Hubs and clusters, institutes and ecosystems: In recent years, we and others have talked a lot about the morphology of innovation systems, which are frequently anchored by major centers of research and comprised of related regional groups of entrepreneurs, orbiting firms, industry actors, and educational institutions. Strengthening that optimal structure was the idea behind our companion proposals for the creation of a network of regional energy discovery-innovation institutes and the establishment of a program to aid and abet nascent clusters with competitive grants.
Three years into the National Export Initiative, and just as Brookings is primed to further scale up its Metro Exports Initiative (MEI) to meet rising demand, there appears to be growing skepticism in some circles about the prospect of embracing and promoting exports in the face of a potential global economic slowdown. The media, regional leaders, and other interested parties--all are questioning whether the European debt crisis, a slowdown in China, and the overall weakness of the economic recovery make this a poor time to prioritize and pursue exports. Does it make sense for U.S.
What explains the wide range of economic growth and prosperity across U.S. regions, and why is it so hard for struggling metro areas to reverse multi-decade trends? These are the questions that urban economist Enrico Moretti addresses in The New Geography of Jobs. In his vision, innovative workers and companies create prosperity that flows broadly, but these gains are mostly metropolitan in scale, meaning that geography substantially determines economic vitality. To start, the book offers a hopeful interpretation of technological change and globalization.
When it comes to transformative infrastructure, there’s no bigger tool for metro areas than local referendums. These regional votes give metropolitan areas an opportunity to sidestep the business-as-usual approach in Washington and initiate their own local vision--and to do so with resources typically counted in the billions. From major rail investments in Denver to a new central park in Oklahoma City, referendums are a vital way to reshape our metropolitan economies. And that’s exactly what makes yesterday’s vote in Atlanta so troubling for that region’s future.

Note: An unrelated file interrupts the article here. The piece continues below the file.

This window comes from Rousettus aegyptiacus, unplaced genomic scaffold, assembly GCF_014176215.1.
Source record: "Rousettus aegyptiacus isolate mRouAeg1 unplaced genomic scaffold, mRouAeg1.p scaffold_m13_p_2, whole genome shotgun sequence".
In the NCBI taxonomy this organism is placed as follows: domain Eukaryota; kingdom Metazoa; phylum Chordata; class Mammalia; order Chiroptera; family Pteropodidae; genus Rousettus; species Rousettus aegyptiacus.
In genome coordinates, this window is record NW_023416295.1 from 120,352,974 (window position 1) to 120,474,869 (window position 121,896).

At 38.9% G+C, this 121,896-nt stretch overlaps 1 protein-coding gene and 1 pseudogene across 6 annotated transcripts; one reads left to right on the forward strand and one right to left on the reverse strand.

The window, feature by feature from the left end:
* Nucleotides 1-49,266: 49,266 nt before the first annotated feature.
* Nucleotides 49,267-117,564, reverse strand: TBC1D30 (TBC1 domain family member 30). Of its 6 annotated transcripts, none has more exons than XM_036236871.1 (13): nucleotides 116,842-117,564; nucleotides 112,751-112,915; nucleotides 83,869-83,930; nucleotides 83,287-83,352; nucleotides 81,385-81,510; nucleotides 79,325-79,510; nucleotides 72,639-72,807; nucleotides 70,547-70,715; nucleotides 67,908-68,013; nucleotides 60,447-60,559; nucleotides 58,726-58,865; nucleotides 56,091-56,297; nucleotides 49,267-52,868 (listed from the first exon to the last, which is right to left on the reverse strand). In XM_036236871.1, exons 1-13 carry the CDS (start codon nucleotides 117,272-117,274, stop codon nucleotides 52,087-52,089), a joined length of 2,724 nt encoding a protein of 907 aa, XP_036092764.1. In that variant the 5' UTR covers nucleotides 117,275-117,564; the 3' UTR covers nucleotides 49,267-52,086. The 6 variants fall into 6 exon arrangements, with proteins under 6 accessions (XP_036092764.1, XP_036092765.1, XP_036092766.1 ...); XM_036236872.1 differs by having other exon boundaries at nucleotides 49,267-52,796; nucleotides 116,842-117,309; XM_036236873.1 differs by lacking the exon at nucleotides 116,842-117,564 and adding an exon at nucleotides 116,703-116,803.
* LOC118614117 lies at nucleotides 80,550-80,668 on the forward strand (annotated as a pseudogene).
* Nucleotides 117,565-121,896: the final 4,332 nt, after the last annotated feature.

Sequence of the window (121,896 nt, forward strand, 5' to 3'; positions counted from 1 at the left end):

with Shyamali Choudhury and Katie Morris Last week’s research release event for “The Search for Skills: Demand for H-1B Immigrant Workers in U.S. Metropolitan Areas” was a spirited and intelligent debate about national policy combined with some thoughtful analysis by regional actors. The conversation highlighted differing opinions about the need for high-skilled foreign labor, important areas of agreement, as well as the need for further research. Based on this discussion, we’ve identified five keys for future productive, pragmatic debate on the H-1B program.
The nation is headed for a large scale cleantech subsidy pull-back, so it was gratifying to see our work on that and energy innovation referenced in David Leonhardt’s surprisingly optimistic essay on climate change mitigation in yesterday’s New York Times. The piece provided a refreshing counterpoint to the gloom many in the climate community are feeling this summer given political gridlock, the summer’s insane weather, and the steady flow of carbon dioxide into the atmosphere. According to Leonhardt, an investment-oriented, technology-driven push toward climate sanity is beginning to emerge a
Earlier this week, the International Monetary Fund (IMF) lowered its growth forecast for the global economy for this year and next. It seems that both developed and developing countries are going to expand more slowly than expected earlier this year. In a pattern also seen in 2011, the United States is experiencing a loss of momentum and the Eurozone countries are still stuck in a sovereign debt quagmire.
Last week, the Congressional Budget Office released an important analysis on the potential efficacy, need, and impact of a national infrastructure bank (NIB.) While the idea remains stuck in political and policy limbo, the report is still highly relevant. Interest in the idea remains high, helping to inform the policy innovation happening in states like New York and cities like Chicago. The CBO report is, as usual, careful and thorough. The analysts over there are super sharp and know what they're talking about especially--and obviously--when it comes to the impacts on the federal budget.
As the nation continues its anemic economic recovery, media outlets and researchers have begun looking at the employer side of the jobs equation. Widespread reports have covered the inability of many firms to fill their open vacancies, with some suggesting a skills mismatch and others citing lagging demand. Other research assesses how falling recruitment intensity may explain the unfilled openings. But one missing explanation is the role of transportation in connecting jobs and people.
Are jobs requiring scientific knowledge scarce, relative to other fields?